6. #6
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    It is complicated. You need make-up air for the exhaust devices. An HRV exhaust as much air as it brings in and does nothing for kitchen hood or the clothes drier. If the home is occupied 24/7, maybe a small HRV is justified. All the testing I have done indicates that this type of home will get enough fresh during the coldest winter weather.
    The for sure part is that this home will need fresh air during the other 3 seasons of the year when occupied and the windows are closed.
    Do your thing. You have to live in it. If there are any open combustion devices in the home, an HRV will not help supply make-up air.
    Keep us posted.
    Regards TB
    Bear Rules: Keep our home <50% RH summer, controls mites/mold and very comfortable.
    Provide 60-100 cfm of fresh air when occupied to purge indoor pollutants and keep window dry during cold weather. T-stat setup/setback +8 hrs. saves energy
    Use +Merv 10 air filter. -Don't forget the "Golden Rule"

  7. #7
    Join Date
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    Location
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    Let me give you a little insight into what you need.
    You need a fresh air change when the home is occupied. This is about 80 cfm with a 2,000 sqft. home. You need a home air tight enough to not leak fresh air excessively. You need heat, cool, dry (<55%RH) yet moisture enough to maintain +35%RH.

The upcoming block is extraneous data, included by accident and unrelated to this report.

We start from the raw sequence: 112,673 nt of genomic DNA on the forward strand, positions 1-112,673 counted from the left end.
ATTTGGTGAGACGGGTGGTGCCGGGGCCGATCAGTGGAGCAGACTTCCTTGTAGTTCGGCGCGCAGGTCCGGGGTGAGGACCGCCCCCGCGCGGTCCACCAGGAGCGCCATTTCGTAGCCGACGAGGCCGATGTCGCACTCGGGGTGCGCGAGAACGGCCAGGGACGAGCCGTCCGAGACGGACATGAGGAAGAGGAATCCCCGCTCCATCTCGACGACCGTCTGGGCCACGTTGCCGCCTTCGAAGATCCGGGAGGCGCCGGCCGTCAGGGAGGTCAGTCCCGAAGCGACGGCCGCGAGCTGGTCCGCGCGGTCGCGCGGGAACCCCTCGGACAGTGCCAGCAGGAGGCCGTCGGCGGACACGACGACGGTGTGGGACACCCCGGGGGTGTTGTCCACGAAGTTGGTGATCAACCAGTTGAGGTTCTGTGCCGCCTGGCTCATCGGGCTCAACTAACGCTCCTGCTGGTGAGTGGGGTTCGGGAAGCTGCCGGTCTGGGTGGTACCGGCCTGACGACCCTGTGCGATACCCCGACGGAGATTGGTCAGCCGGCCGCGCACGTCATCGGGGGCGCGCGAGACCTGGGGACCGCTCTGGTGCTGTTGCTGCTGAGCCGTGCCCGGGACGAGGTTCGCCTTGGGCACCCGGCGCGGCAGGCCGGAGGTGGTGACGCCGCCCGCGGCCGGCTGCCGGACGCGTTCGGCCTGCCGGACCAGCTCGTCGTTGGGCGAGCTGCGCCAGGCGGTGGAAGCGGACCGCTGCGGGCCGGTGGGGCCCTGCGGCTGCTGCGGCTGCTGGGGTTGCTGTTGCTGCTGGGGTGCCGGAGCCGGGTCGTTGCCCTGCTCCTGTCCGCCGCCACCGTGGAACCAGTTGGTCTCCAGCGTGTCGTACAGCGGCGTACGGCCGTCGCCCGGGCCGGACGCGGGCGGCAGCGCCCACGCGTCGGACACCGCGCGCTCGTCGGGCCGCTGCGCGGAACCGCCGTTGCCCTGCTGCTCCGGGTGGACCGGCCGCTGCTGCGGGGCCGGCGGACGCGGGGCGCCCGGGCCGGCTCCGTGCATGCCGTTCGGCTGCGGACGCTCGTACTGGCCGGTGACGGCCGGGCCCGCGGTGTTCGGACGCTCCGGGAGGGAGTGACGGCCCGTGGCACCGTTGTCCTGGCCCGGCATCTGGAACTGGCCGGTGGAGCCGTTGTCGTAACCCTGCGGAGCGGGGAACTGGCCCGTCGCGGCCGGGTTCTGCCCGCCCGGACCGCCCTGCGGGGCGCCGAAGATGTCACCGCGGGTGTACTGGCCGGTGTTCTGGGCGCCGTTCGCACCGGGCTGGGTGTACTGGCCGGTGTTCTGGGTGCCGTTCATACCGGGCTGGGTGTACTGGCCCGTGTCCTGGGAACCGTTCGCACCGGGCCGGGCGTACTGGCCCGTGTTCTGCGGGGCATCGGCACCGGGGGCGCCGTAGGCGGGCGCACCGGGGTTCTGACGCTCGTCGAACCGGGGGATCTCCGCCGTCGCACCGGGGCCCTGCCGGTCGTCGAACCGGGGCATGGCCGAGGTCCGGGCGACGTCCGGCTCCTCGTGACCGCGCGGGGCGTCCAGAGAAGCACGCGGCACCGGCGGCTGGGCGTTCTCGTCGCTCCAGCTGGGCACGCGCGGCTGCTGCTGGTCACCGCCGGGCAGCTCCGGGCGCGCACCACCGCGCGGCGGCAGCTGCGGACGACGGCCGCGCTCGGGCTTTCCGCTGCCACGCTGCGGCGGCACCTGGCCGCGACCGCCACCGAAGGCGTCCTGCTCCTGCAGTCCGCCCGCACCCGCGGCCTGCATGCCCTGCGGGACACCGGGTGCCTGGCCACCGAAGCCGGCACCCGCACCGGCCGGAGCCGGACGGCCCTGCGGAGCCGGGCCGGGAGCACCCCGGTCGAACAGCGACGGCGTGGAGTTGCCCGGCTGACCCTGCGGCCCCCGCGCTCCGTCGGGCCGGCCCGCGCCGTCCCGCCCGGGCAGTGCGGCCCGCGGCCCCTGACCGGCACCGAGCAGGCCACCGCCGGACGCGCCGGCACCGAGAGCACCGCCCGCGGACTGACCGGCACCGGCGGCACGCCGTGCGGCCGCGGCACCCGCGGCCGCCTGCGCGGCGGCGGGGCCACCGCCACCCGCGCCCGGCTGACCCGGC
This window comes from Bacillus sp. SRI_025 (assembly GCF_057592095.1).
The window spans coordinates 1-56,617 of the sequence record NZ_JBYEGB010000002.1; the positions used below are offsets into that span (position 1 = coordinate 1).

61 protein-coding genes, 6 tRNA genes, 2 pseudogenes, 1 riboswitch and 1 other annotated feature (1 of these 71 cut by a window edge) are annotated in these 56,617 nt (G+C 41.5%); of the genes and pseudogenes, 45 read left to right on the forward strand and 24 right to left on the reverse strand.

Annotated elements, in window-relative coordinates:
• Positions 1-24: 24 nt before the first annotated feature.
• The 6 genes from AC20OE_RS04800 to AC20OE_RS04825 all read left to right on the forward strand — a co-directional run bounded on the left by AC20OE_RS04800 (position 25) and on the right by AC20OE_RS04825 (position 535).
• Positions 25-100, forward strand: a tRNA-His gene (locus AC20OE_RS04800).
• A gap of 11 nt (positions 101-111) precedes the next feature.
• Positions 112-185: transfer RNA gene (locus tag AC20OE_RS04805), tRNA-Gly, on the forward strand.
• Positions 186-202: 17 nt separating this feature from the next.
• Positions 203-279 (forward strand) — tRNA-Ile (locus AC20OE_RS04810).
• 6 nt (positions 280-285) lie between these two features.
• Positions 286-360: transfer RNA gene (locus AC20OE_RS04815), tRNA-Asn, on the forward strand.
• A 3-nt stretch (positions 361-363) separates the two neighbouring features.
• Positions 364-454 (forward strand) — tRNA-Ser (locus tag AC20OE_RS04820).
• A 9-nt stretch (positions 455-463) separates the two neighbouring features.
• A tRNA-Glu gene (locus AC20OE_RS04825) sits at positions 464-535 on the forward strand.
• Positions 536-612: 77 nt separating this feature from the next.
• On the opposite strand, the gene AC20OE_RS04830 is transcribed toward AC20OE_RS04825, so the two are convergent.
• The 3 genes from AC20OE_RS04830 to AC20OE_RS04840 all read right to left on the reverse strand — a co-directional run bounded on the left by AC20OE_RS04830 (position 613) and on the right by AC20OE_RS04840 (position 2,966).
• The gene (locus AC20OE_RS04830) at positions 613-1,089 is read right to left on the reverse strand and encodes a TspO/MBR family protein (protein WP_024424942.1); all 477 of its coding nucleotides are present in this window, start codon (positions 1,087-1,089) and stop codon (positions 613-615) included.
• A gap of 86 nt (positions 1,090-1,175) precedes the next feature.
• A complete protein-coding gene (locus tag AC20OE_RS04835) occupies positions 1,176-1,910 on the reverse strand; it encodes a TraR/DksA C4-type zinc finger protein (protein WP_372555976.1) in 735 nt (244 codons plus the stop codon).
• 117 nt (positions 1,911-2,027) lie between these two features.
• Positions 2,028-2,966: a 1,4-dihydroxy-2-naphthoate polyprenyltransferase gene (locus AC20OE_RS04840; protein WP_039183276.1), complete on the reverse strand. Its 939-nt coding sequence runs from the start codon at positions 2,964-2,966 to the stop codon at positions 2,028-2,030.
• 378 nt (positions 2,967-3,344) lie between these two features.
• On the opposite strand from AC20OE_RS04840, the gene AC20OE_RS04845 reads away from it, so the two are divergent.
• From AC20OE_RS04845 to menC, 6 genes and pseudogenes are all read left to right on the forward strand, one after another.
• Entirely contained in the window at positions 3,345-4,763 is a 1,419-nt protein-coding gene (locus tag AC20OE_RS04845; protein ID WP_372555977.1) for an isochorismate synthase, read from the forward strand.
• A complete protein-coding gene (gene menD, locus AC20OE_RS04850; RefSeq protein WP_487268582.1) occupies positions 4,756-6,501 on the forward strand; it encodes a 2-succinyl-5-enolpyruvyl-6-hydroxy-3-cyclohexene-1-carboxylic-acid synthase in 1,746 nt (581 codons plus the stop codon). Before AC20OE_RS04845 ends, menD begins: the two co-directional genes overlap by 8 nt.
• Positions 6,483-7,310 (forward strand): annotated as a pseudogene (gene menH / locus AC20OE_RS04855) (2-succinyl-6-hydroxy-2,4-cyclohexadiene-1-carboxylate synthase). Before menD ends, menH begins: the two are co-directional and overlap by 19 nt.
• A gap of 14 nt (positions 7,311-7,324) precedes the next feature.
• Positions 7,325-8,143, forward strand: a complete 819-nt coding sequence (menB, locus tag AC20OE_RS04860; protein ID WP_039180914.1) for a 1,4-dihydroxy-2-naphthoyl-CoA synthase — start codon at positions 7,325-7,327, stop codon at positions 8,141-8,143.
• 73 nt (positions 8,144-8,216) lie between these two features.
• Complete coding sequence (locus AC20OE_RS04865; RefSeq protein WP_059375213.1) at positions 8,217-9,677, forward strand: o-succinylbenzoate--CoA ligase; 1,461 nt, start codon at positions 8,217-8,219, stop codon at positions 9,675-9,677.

You need enough fresh air to operate the clothes drier, kitchen hood, and bath fans.
    In Maine, the cost to heat 80 cfm of fresh cold air through the winter 24/7 is about $250 for the year. The exhaust devices need make-up air only not balanced flow like a HRV.
    A HRV may be 50% effective at heat recovery and needed 50% of the time. This could be 50% of $250 if the home is occupied 100% and the wind never blows. When the wind blows +10 mph, a foam home will breath enough naturally that any additional mechanical ventilation will be excessive, making the home dry. I am testing a foam home in WI that confirms this.
    If the home is occupied 50% of the time, the benefit of the HRV is less than $75 for the year. Do you need the HRV for a benefit of saving $100 per year?
    You do need supplemental dehumidification when the outdoor dew points are +60^F to maintain 55%RH in the home during the summer much more than you need a HRV?
    You will need a humidifier during the winter if you overventilate your home when the outdoor dew points are <30^F.
    Go with your gut reaction.
    Keep us posted on how it works.
    My brother built a foam house in WI, installed an ERV, and started without a dehumidifier two years ago. First year, he installed a whole house dehumidifier to avoid a damp home during low/no cooling loads and +60^F outdoor dewpoints, put a CO2 controller on the ERV to limit the ventilation to time occupied without wind to avoid overventilation. Last winter the ERV operated 18% of total winter. They are in the home +50% of the time. This year, he is installing a humidifier to increase the %RH from about 30% RH to 40%RH for comfort during the winter.
    In his case the ERV has a small benefit and was not needed. If the home was occupied 100% of time, the benefit doubles. Better but not great.
    Hope this helps.

    Regards TB
    Bear Rules: Keep our home <50% RH summer, controls mites/mold and very comfortable.
    Provide 60-100 cfm of fresh air when occupied to purge indoor pollutants and keep window dry during cold weather. T-stat setup/setback +8 hrs. saves energy
    Use +Merv 10 air filter. -Don't forget the "Golden Rule"